Bacon therapy sounds awesome, but it isn’t really. Rather than the patient gorging on crispy strips, the raw meat is instead shoved underneath their skin to draw out a nasty parasite called the New World screwworm.
[The screwworm] is an obligate parasite of animals and is a unique brand of pest in Central and South America where it infects the wounds and mucous membranes of cattle, sheep and horses. Female adult flies lay their eggs and in 8 to 15 hours the 2-centimeter length larva hatch forth, causing excruciating pain and itchiness. The larva’s body shape is encircled by bristly ridges along the length of its body, resembling a fat, white screw used to burrow into living flesh.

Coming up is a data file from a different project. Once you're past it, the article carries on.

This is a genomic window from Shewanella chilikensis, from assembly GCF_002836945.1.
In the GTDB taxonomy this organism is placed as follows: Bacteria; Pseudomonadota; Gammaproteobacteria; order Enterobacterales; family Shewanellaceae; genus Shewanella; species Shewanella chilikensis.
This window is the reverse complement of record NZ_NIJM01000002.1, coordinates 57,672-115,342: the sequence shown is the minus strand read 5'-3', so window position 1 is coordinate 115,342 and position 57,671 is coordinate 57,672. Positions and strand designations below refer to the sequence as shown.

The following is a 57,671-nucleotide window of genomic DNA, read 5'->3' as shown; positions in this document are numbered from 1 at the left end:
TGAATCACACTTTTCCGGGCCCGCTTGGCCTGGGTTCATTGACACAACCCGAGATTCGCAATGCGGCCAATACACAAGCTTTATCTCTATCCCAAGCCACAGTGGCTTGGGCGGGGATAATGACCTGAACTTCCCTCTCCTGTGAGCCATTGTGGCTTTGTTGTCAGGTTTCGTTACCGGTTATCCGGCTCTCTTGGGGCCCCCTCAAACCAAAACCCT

To say that screwworm larva crawling around under your skin is painful is an epic understatement. In one reported case, a young patient had to be given intravenous morphine just so doctors could move her hair and examine the infection site.
So how do you get rid of screwworms? Delicious bacon.
“Bacon therapy” stems from a traditional Central American tactic of sorting out human bot fly larvae by jamming pieces of raw meat or pork into the worm’s breathing hole, known as the punctum. The larvae vacate the premises either enticed by these culinary meat products or to avoid suffocation by meat, a most ignoble death. As noted in one paper, it may be necessary to employ “hours of bacon therapy” to entice all of the infested worms. [Body Horrors]